Little wonder, when Raghu Rai met Homai Vyarawalla at the launch of a new line of digital cameras in Bombay on Thursday, it was a manna from heaven for lensmen.

Photograph: courtesy Mumbai Mirror

Also read: The woman who happily shot Nehru and Gandhi

Five photography tips from ace lensman, Raghu Rai

Roasted almonds, biscuits & tea for gang of five

30 June 2011

The prime minister of India, Manmohan Singh, with the five newspaper editors he met for an interaction in New Delhi yesterday. Seated from left, clockwise, are the national security advisor Shiv Shankar Menon, Divya Marathi editor Kumar Ketkar, Nayi Duniya editor Alok Mehta, the PM’s media advisor Harish Khare, The Tribune editor Raj Chengappa, PTI editor M.K. Razdan, Business Standard director and the president of the editors guild of India, T.N. Ninan, and PM’s secretary T.K.A. Nair.

Photographs: courtesy Press Trust of India

Also read: The preliminary transcript; The PM’s opening remarks

POLL: Is the PM right about the Indian media?

The unsung heroes who perished before J. Dey

13 June 2011

The killing of Mid-Day investigations editor J. Dey prompts Mail Today to compile a roster of journalists who have met a similar end in the line of duty. Not surprisingly, “troubled” Kashmir and the northeast account for the majority of the 31 deaths in the last 14 years.

Image: courtesy Mail Today

Also read: J. DEY: ‘When eagles are silent, parrots jabber’

The woman who happily shot Nehru and Gandhi

6 May 2011

India’s first woman photojournalist, Homai Vyarawalla—“Dalda” to her peers, “Mummy” to juniors—who was awarded the nation’s second highest civilian honour, the Padma Vibhushan this year, at an exhibition of her work at national gallery of modern art (NGMA), in Bangalore on Thursday.

Photograph: Karnataka Photo News

Read the coverage: The Times of India, Bangalore Mirror

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Also read: Lucky with 13, will ‘Dalda‘ get lucky at 96?

‘The Week’ photographer bags WAN-IFRA gold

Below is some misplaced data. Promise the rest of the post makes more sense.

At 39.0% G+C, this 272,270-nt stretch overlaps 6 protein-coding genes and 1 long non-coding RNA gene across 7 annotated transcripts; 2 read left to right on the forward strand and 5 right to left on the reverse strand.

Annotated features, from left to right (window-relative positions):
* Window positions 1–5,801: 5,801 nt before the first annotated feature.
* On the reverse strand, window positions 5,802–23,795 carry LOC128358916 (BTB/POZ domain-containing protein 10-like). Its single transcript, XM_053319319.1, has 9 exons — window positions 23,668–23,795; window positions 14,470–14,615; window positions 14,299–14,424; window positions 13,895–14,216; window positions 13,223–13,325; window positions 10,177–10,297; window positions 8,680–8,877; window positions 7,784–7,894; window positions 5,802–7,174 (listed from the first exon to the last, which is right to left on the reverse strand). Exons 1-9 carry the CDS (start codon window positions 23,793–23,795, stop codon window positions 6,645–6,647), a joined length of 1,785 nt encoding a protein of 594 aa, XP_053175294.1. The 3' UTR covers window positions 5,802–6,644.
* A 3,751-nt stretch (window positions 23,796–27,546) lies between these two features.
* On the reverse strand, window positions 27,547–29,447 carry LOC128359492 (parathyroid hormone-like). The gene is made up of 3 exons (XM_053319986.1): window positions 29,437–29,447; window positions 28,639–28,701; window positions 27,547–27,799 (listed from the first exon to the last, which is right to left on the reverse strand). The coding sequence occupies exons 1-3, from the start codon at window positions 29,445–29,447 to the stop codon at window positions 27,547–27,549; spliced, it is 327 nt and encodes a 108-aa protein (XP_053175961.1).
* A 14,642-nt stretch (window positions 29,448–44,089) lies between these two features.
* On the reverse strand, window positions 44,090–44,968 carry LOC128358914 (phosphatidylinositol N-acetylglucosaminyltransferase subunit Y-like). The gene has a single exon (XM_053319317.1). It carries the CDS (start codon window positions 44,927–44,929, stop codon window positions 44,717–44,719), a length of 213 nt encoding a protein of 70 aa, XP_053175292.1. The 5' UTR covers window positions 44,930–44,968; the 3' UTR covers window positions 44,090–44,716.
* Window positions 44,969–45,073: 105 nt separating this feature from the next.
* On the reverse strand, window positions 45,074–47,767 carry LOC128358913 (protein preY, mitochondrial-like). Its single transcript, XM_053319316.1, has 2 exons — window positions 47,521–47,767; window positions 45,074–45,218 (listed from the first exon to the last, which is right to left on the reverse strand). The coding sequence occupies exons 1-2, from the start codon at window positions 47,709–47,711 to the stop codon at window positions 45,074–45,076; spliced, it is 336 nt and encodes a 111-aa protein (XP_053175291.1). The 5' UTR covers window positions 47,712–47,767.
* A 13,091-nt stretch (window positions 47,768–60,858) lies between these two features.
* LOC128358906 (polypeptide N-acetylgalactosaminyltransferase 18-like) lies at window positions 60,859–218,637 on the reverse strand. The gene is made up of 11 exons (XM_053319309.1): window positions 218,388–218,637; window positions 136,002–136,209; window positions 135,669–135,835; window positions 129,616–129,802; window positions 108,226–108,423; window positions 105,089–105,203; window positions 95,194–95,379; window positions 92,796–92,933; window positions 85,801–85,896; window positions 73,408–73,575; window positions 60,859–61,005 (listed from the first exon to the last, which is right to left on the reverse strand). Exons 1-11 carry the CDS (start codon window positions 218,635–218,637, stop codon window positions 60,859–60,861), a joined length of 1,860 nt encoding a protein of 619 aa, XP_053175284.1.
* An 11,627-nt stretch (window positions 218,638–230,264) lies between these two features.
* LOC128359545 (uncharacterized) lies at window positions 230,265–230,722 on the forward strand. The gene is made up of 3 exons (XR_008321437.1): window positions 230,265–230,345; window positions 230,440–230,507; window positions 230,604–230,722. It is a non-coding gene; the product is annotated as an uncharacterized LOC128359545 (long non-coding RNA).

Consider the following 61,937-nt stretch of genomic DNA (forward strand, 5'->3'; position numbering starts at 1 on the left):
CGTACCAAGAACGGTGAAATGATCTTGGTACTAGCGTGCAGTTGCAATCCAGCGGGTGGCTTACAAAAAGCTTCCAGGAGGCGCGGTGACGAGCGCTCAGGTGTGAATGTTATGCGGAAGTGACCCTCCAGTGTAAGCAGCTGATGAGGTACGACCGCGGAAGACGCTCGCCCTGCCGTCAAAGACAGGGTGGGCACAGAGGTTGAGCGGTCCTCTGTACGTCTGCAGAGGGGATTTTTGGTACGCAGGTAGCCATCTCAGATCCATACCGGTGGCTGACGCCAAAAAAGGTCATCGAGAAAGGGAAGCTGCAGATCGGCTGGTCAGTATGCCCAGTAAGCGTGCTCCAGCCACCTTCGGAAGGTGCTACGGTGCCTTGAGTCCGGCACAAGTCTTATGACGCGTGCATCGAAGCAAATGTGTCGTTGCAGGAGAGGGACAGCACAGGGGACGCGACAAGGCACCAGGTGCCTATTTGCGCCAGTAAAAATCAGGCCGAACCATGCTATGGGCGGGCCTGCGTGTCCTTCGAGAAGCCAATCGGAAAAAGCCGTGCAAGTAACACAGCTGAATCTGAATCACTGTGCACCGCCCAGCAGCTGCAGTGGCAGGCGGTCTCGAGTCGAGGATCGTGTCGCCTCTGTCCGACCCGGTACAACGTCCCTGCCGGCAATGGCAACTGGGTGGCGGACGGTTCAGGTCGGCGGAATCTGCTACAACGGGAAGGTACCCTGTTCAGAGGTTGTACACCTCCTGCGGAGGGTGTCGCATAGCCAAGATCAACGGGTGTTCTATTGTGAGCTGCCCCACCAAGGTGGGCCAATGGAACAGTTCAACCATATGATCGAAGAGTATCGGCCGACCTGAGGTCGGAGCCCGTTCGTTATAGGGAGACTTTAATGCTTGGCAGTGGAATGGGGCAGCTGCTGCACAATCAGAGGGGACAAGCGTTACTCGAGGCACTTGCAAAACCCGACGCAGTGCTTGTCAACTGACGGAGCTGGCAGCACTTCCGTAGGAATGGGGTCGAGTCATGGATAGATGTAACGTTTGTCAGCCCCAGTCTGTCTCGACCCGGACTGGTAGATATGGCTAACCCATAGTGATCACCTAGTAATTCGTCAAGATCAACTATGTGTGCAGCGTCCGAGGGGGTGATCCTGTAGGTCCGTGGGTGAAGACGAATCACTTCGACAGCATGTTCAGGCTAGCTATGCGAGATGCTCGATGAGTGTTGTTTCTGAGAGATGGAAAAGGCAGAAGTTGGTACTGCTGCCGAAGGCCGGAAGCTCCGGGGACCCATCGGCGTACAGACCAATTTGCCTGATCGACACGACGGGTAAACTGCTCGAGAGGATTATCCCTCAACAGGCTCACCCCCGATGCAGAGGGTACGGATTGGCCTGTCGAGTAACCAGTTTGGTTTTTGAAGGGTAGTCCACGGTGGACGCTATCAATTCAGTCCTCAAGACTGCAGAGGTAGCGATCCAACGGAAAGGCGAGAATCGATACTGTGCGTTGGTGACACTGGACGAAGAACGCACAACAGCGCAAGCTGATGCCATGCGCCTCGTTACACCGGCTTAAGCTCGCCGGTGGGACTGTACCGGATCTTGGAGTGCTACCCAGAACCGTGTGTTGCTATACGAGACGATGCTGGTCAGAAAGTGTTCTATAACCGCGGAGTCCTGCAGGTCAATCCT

3 May 2011

Bhanu Prakash Chandra, photographer with The Week magazine, with the gold award in feature photography which he bagged at the 10th annual Asia Media awards hosted by the world association of newspapers and news publishers (WAN-IFRA) in Bangkok on Thursday, 28 April.

Chandra earned the award for his pictorial travelogue of a bike journey in the Himalayas.

External reading: My photo session (with Bhanu Prakash Chandra)

Padma awards: Homai Vyarawala, T.J.S. George

25 January 2011

Last Friday, many journalists received an SMS that contained the list of names that had apparently been forwarded to the Union home ministry for consideration for the Padma awards this year.

The names: Manini Chatterjee (The Telegraph), Raj Chengappa (The Tribune), Vijay Darda (Lokmat), Arnab Goswami (Times Now), Aarti Jerath (The Times of India), Alok Mehta (Nai Dunia), Vinod Mehta (Outlook), K.S. Sachidananda Murthy (The Week), Dileep Padgaonkar (ex-Times of India), Sanjay Pugaliya (CNBC-Awaaz) and M.K. Razdan (PTI).

M.J. Akbar‘s Sunday Guardian even gave the SMS some oxygen by putting it out and a few more of its own: Barun Ganguli, Pandit Dinesh Kumar Dube and Dr Chandra Dev Pandey.

But when the Padma list came out this evening, on the eve of the 61st Republic Day, it contained none of the names that was allegedly being scrutinised by the Ministry of Home Affairs.

Instead, there was India’s first woman news photographer, Homai Vyarawala, with the nation’s second highest honour, decorated with the Padma Vibhushan.

There was T.J. S. George, founder-editor of Asiaweek magazine and editorial advisor of The New Indian Express, and a best-selling author, with the Padma Bhushan.

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Homai Vyarawala: Lucky with 13, will ‘Dalda’ get lucky at 96?

T.J.S. George: Lessons for Vir and Barkha from Nikhilda

A deep mind with a straight spine who stands tall

What K.M. Mathew could teach today’s tykes

When an editor makes way for editor gracefully

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Also read: Newsweek’s Fareed Zakaria gets Padma Bhushan

Third highest civilian honour for Shekhar Gupta

Padma Shri VD, Padma Shri RDS and Padma Shri BD

Why Rajdeep and Barkha must decline the Padma Sri

To get you the right angle, they sit at mad angles

13 January 2011

Newspaper photographers bend, kneel down and squat to take a bottom-up view of Infosys chief executive officer and managing director, “KrisGopalakrishnan in Bangalore on Thursday.

The IT bellwether’s third-quarter results, which were below expectations of Dalal Street, pushed down the 30-stock Bombay sensitive index, Sensex, by 350 points.

Photograph: Karnataka Photo News

How Dayanita Singh became a photographer

6 December 2010

The renowned photographer Dayanita Singh in an interview with Nadine Kreisberger, in the Indian Express‘ Sunday magazine, Eye:

“I was 18 and had gone to a Zakir Hussain concert. I was prevented from taking photographs by the organiser. I was angry and let Zakir know about it. He suggested I photograph him while he rehearsed the next morning. He then invited me to join him and his musicians while they travelled for a few days.

“That was it.

“I realised then that no other profession could give me freedom from social norms. But photography is just a tool. My references and inspirations come from literature, cinema and music. Photography is simply the vocabulary or medium I use to explore the world I find myself engaging with.”

Self-portrait: courtesy Peabody Museum

Also read: Pablo Bartholomew: cynical and proud of it